Many years ago, on a cool summer’s day in Ootacamund, my family and I were lunching at our favourite restaurant. The restaurant’s sumptuous wood-panelled interiors were as familiar to me as my own bedroom. Outside, a light drizzle punctuated the eucalyptus-scented air, and inside, a very important decision was being made. My grandfather was poring over the dessert menu, torn between his two opposing loves: plump juicy strawberries slathered in thick yellow cream with a generous sprinkling of sugar — a carryover from his student days in England — and kulfi, the dense creamy Indian ice cream studded with green pistachios, and served in an earthen pot.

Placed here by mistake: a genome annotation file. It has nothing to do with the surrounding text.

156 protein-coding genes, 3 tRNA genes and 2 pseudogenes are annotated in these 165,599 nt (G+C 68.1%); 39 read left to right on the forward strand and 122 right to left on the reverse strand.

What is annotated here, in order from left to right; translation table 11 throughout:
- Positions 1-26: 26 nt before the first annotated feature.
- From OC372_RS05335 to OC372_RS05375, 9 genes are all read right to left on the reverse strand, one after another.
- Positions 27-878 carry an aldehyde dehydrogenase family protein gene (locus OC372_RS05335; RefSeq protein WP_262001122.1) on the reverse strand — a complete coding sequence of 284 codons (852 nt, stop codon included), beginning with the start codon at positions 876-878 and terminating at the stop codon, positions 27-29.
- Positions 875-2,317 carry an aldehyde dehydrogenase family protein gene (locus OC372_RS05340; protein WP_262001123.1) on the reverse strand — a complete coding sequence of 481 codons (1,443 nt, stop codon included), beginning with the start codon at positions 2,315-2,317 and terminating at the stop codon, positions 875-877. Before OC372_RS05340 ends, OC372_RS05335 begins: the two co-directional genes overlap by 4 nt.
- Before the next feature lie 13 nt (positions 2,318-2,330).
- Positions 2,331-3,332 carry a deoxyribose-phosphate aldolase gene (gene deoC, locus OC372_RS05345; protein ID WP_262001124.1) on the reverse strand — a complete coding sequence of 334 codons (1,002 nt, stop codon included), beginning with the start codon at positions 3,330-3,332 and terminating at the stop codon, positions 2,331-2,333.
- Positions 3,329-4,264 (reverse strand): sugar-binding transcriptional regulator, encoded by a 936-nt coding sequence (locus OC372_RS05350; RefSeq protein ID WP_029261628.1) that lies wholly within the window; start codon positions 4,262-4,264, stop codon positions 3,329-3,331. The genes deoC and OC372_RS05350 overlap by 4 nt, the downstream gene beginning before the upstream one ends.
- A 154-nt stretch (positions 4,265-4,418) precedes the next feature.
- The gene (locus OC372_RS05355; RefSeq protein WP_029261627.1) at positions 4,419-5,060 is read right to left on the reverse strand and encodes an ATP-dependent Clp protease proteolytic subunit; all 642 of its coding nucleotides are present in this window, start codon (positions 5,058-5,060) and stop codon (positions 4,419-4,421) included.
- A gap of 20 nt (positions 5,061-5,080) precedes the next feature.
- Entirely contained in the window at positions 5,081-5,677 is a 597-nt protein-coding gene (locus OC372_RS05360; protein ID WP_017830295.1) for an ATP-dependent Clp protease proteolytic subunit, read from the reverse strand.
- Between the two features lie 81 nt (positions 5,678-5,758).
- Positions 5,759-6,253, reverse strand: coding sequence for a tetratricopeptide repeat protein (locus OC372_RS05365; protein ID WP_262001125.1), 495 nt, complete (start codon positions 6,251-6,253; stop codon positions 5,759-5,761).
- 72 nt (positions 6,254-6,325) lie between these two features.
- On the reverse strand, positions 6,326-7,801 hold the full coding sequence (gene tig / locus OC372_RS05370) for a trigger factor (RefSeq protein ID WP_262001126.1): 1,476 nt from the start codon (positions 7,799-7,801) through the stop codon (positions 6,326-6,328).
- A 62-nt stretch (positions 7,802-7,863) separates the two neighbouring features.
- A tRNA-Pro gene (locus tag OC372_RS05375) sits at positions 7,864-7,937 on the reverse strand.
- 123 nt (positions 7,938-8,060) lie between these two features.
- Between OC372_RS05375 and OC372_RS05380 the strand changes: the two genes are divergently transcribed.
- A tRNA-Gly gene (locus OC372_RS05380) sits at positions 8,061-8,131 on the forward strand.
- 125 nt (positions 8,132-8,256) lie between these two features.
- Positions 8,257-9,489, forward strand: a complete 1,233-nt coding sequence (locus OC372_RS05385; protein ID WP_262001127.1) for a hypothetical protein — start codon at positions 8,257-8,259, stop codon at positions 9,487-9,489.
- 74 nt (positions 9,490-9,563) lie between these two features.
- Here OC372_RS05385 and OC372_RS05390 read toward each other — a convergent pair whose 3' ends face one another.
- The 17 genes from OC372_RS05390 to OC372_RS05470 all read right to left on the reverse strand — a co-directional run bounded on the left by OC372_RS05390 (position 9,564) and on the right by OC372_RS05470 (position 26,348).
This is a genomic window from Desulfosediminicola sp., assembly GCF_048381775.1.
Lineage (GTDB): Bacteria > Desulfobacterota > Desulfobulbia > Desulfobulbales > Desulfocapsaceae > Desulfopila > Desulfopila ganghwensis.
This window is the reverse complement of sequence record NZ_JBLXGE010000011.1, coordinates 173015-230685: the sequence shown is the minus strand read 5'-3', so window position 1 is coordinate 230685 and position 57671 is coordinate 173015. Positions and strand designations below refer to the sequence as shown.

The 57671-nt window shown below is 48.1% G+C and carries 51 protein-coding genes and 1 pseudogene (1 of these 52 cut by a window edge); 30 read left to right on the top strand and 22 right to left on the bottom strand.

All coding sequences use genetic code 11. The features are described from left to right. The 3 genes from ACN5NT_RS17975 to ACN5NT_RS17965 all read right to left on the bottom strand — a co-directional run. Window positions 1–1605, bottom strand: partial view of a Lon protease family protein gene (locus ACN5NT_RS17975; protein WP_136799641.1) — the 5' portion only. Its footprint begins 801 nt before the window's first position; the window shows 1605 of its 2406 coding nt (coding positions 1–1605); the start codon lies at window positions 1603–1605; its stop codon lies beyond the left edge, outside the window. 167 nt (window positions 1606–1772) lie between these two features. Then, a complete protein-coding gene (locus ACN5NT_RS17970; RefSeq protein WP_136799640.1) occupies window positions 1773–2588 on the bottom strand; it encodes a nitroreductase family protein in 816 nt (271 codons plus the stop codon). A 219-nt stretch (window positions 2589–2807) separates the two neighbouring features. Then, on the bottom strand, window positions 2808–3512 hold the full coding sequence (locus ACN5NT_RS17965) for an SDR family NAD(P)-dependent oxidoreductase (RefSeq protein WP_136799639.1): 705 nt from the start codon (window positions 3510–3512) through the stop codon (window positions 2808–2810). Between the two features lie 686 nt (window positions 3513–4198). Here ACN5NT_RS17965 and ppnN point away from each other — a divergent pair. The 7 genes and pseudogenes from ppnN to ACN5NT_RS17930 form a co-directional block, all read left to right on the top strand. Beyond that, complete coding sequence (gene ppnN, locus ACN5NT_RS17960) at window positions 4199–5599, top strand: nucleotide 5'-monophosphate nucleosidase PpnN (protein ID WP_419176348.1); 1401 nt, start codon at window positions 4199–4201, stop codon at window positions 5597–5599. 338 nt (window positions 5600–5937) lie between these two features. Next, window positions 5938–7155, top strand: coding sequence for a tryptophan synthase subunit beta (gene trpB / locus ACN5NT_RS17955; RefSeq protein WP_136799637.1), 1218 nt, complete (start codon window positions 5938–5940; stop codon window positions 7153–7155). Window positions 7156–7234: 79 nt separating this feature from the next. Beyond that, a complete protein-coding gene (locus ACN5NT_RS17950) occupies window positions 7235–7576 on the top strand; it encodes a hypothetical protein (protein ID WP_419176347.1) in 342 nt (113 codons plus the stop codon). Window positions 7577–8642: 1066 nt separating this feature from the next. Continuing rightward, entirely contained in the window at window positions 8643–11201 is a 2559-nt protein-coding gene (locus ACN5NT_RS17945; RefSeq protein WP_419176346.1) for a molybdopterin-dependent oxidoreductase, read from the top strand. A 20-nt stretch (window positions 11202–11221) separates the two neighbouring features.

Eventually, he picked one or the other, but sometimes he couldn’t (or wouldn’t) choose, and ended up eating both. As a child, this dilemma both fascinated and emboldened me: I could eat two desserts if I wanted! I inherited my grandfather’s love of food, and his incredible sweet tooth, along with his adventurous spirit, and love of the bizarre. As I grew older, I understood his conundrum better; the tug of war of the desserts represented the two identities inside of him that were at constant odds with one other — his love for England, and his eventual love for India.

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